This heartstopping clip from Steamboat Bill, Jr. is one of the most iconic shots in Hollywood history. Had the falling two-ton facade missed its precise mark, Buster Keaton would have been, as one colleague put it, “driven into the ground like a tent peg.” Two extras fainted, certain they were about to witness a fatal accident. The director left the set to pray in private. The cameraman looked away while he cranked. Some crew members whispered that Buster didn’t seem to care if he lived or died.
You see, on that day in 1928, Buster’s future was also on the verge of collapse. His marriage to Natalie Talmadge was crumbling. His contract as an independent filmmaker had just been sold to MGM; Buster rightly feared that studio bosses would micro-manage his work and crush his creative freedom (they did). Years later, reflecting on the dangerous Steamboat Bill, Jr. stunt, Buster admitted, “I was mad at the time, or I never would have done it.”
Buster survived, but things quickly went from “mad” to worse. Stripped of artistic control, he was cast in a string of MGM stinkers, and began downing a bottle of whiskey a day. Natalie not only took Buster to the cleaners when they split, she humiliated him by changing their kids’ surnames from Keaton to Talmadge. Then – proving that misery loves catastrophe – MGM fired Buster, who went on a week-long bender in Mexico. The trip culminated in Buster marrying the gold-digging rehab nurse hired to keep him sober, though (irony alert) he was too drunk to remember the ceremony.
By the mid-1930s, Buster’s boozing got so bad, he was rushed to the hospital in a straitjacket, where doctors warned that if he didn’t get clean, he would die. With the clarity that comes from hitting rock bottom, Buster divorced the nurse, got his act together, and in 1938, he met the soul mate who would save his life and rescue his career.
Eleanor Norris was a 20-year-old contract dancer at MGM who wanted to learn how to play bridge. A friend mentioned that Buster hosted a running game at his house. So, over the next six months, Eleanor would stop by twice a week, quietly getting the hang of things...until one night when she snapped at a mansplainer for critiquing her card-playing skills. Across the room, Buster took notice of the kerfuffle – and finally took notice of the spunky blonde.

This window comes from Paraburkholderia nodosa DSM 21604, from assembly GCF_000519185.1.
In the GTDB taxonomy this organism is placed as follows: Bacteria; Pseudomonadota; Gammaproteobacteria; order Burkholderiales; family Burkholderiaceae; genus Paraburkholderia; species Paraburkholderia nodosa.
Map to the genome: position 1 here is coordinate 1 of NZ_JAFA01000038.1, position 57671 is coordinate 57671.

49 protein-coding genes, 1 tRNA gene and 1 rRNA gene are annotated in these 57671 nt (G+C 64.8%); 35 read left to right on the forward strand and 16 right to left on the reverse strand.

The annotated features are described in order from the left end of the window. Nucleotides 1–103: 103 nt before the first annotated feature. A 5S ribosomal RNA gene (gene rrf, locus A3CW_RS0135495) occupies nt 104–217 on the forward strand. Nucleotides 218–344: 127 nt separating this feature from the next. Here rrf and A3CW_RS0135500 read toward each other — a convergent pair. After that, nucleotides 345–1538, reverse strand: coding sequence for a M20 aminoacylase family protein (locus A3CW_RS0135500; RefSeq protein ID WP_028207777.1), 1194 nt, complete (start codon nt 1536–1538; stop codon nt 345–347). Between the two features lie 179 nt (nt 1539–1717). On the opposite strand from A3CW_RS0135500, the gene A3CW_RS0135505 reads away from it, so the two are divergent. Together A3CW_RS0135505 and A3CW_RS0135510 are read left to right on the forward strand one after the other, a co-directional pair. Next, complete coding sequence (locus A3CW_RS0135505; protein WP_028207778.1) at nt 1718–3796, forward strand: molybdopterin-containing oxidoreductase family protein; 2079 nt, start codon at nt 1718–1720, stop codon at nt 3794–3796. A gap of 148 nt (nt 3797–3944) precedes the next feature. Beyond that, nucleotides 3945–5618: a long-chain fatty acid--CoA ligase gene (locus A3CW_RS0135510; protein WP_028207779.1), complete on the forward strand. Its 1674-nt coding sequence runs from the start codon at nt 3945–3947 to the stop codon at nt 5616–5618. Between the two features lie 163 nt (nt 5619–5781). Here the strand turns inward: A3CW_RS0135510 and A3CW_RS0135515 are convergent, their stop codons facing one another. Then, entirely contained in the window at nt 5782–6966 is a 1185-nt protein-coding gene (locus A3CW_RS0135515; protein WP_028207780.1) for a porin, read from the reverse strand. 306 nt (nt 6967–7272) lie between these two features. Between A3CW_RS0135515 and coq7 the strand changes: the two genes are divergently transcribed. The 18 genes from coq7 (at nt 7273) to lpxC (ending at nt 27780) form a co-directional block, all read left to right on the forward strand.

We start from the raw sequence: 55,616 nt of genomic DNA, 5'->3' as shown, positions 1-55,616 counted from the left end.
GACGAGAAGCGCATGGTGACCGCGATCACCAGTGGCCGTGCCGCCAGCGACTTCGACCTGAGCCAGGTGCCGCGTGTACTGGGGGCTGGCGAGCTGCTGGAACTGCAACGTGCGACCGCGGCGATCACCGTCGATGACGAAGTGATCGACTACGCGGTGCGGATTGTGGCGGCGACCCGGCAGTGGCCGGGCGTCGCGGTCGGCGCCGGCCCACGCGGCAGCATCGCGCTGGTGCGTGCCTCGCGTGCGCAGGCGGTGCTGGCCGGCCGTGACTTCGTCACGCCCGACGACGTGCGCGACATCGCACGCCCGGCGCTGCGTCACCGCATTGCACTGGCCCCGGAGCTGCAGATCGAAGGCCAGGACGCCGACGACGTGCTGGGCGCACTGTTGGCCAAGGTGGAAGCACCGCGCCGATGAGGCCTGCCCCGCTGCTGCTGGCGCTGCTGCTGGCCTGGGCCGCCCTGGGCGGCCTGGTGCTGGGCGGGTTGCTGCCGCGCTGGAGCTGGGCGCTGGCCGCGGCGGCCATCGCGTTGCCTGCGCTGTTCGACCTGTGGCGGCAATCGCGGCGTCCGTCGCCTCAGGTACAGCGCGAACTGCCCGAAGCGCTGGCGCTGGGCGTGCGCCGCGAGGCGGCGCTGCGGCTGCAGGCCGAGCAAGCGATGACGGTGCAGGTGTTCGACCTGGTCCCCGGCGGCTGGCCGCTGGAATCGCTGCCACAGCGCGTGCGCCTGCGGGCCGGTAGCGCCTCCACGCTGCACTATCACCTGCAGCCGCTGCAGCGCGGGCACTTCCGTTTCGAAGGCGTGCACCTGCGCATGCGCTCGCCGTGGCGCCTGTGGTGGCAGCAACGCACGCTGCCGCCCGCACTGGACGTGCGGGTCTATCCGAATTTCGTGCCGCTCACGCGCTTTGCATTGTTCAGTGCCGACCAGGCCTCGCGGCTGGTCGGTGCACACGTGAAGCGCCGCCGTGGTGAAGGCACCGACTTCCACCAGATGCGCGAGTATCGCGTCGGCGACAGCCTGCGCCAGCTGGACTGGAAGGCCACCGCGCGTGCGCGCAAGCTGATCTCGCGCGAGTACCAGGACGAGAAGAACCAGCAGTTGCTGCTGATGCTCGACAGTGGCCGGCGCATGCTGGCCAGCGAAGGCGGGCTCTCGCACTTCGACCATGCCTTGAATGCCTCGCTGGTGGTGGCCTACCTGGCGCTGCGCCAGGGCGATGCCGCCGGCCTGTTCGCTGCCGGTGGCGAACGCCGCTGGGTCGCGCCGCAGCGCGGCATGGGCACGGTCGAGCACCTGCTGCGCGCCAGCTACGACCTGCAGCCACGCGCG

At the time, Buster was old enough to be Eleanor’s father. Between their 23-year age gap, Buster’s alcoholism, and his meager job prospects, he wasn’t what you’d call a “good catch.” In fact, even Buster’s friends tried to talk Eleanor out of marrying him. But Eleanor believed in Buster – as a person, as a performer – and her love inspired Buster to believe in himself.
After tying the knot on May 29, 1940, Buster’s off-screen happiness fueled his on-screen comeback. He wrote movie gags for Judy Garland, Red Skelton and Lucille Ball. Scored funny bits in big-budget comedies. And long before other stars, Buster wholly embraced television, lending his genius to dozens of commercials and top-rated shows, like The Twilight Zone and Candid Camera.
Through it all, Eleanor was Buster’s rock and greatest champion. Unlike rarely seen silent comedy peers Charlie Chaplin and Harold Lloyd, Buster never stopped working. At film festivals, he was hailed by new generations of fans. To his surprise, Buster received an honorary Oscar in 1960 that Eleanor said left him “all choked up.” Thirty-six hours after sharing one last bridge game with his wife, Buster died on February 1, 1966; Eleanor continued to burnish his legacy until her death, 32 years later.